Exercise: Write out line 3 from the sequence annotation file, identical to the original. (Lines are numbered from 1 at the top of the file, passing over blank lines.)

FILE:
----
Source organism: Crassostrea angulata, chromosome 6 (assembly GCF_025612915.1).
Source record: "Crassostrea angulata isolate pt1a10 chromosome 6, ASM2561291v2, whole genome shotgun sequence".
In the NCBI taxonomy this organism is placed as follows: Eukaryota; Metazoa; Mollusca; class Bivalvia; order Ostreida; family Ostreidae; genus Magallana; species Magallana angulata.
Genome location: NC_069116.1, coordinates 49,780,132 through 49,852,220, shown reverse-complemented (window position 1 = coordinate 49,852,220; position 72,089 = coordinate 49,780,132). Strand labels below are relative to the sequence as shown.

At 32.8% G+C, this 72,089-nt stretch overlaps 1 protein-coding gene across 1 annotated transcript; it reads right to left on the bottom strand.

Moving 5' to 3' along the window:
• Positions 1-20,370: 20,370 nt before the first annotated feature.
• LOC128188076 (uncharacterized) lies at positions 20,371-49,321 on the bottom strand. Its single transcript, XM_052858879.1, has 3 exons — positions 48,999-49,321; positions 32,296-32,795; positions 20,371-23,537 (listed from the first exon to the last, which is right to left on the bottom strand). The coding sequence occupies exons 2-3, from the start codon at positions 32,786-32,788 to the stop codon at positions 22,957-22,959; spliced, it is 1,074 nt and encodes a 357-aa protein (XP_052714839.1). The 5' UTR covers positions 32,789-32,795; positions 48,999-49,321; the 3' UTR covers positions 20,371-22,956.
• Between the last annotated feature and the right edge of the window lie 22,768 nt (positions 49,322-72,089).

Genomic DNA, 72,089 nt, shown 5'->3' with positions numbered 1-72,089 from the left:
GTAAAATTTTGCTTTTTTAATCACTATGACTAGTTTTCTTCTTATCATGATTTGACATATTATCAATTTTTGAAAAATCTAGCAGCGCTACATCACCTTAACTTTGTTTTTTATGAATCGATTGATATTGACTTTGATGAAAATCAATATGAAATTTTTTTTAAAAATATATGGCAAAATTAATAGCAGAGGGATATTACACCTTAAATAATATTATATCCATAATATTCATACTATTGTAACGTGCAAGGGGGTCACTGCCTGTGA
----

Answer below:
In the NCBI taxonomy this organism is placed as follows: Eukaryota; Metazoa; Mollusca; class Bivalvia; order Ostreida; family Ostreidae; genus Magallana; species Magallana angulata.